If the discipline of economics is to be relevant in promoting human civilization, it must recognize the supportive role economic activity and material prosperity can play for enabling the development of human intellectual and spiritual potential. This will lead to true growth and prosperity, befitting the blessing of a human life, and it will bring about a thriving and noble culture and civilization.
Economists may try and muffle such assertions according to the doctrine of the age of specialization, claiming that these responsibilities exceed the remit or fall outside the scope of economics. The sole responsibility of economics is to concern itself with providing adequate material goods to satisfy human needs and desires through industrial or commercial means.
But this objection and dissociation is untenable, because every aspect of economic activity is related to people’s world views and outlooks on life. Moreover, such dissociation and specialization is already outdated, as can be seen by the recent inclusion of environmental matters into the field of economics.
Having acknowledged the importance of the ecosystem and external environmental factors, it is inevitable that economics will take a greater interest in human life and become more integrated with the social sciences and the humanities.
Just as consumption as the perceived end-goal of economic activities has become the origin of problems in relation to the natural environment, consumption as the end point of fulfilling people’s true needs and generating contentment is the origin of genuine human creativity and prosperity.
About sixty years ago a Thai economist wrote in one of his books that, from the perspective of economics, a Buddha image and a barrel of manure have the same value or are of the same worth.
I am not quoting this passage in order to criticize this economist. It is merely an example of the viewpoint and perspective from the time when academic specialization was in the ascendency. From this viewpoint, economics is a value-free science.
Here, we do not need to delve into the question whether such a viewpoint in fact contains inherent personal values. In the modern time period, such academic specialization and the outlook on the environment as comprised merely of the material world is obsolete or outdated. Modern academia now takes into account the interrelationship and integration of academic disciplines.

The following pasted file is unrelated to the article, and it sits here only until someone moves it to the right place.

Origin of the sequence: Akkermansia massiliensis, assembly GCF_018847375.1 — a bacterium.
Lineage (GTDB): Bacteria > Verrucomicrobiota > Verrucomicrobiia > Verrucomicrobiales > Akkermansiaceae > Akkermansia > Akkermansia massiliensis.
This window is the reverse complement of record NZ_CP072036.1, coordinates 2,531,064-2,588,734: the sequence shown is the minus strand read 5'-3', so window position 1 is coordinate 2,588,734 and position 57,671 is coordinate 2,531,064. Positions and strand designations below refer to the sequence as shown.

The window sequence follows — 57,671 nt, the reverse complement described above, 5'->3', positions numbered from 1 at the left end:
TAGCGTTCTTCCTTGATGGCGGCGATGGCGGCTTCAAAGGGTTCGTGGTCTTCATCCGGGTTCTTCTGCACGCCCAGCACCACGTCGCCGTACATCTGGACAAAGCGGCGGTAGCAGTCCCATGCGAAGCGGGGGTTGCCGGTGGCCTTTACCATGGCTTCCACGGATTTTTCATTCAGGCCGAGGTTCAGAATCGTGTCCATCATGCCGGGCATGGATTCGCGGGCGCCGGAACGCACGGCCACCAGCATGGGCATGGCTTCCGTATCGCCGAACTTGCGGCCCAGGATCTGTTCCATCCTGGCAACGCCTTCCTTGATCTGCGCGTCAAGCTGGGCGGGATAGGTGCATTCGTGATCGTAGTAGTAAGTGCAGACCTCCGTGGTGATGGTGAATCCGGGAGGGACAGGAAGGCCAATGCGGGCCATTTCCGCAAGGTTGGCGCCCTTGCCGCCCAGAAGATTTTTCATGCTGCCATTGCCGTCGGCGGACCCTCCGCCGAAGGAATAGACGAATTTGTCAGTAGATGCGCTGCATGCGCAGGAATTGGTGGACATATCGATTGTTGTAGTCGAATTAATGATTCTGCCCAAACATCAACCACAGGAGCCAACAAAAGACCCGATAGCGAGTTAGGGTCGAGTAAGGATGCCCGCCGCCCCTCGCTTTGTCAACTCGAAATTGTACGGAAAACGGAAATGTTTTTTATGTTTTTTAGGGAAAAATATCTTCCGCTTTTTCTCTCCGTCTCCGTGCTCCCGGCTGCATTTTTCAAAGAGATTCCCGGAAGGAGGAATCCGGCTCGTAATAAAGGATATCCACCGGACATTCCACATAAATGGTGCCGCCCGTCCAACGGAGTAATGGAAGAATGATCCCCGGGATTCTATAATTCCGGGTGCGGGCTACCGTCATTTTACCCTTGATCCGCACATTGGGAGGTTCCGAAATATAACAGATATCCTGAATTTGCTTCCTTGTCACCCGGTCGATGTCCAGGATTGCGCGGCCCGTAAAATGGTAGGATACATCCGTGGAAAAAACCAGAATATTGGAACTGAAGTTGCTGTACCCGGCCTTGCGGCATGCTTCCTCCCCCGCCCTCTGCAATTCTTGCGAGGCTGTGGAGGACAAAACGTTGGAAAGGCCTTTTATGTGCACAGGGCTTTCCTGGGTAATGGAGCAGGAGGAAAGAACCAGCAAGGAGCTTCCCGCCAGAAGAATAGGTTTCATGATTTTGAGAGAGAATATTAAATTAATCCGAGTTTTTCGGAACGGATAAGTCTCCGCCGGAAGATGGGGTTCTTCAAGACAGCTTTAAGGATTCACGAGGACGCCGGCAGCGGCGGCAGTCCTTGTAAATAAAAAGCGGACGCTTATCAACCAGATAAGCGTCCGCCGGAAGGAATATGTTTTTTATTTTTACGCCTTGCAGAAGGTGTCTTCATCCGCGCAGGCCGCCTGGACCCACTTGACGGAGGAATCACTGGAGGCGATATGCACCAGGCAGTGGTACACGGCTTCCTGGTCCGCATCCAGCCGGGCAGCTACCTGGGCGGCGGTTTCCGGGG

For the discipline of economics to be effective in line with its own objectives and in harmony with the modern era, it is no longer helpful or necessary for it to declare itself as value-free. Its primary responsibility is to help analyze how those principles that are value-free may be integrated with those principles pertaining to value.
This is not to imply that economists must study every other discipline until the boundaries get blurred. Economics should remain a distinct branch of knowledge with its own form of specialized studies.
What it means is that economics must correctly discern its connection and relationship to other fields of knowledge, with the aim of collectively promoting goodness and wellbeing for people, enabling them to live in a peaceful society and a pleasant and habitable world.
If, due to a thriving economy, people have abundant material possessions, but they are infatuated by these things, allow their human potential to go to waste, and become more depraved, their prosperity is lacking in merit. People then obtain material things in order to squander their humanity. If such a situation occurs economics will not escape from being called once again a ‘dismal science,’ in an even more profound sense than was originally intended.
If, however, economics encourages a management of the economy in a way supportive to true human development:
- It will not get bogged down trying to bring about economic prosperity in order to fulfil the gratification of only a few individuals or groups of individuals.
- It will aim to establish an economics of sufficiency, enabling people to create a virtuous and peaceful personal life, society, and world.
Such a supportive economics is not a form of liberalism immersed in consumerism and sensual indulgence, nor is it a form of socialism whereby people are forced to conform to a state of rigid egalitarianism. Instead, it is a state of sufficiency that meets the needs of a majority of people, who develop themselves within a prosperous and flourishing civilization.
If the discipline of economics is able to view the economy in this way of interrelationship and support, it will play a key role in nurturing human civilization. It will fulfil its true and proper function and it will deserve the title of the Thai term settha-sat (เศรษฐศาสตร์; from the Sanskrit words ṡreshṭha and ṡāstra), literally: ‘excellent science.’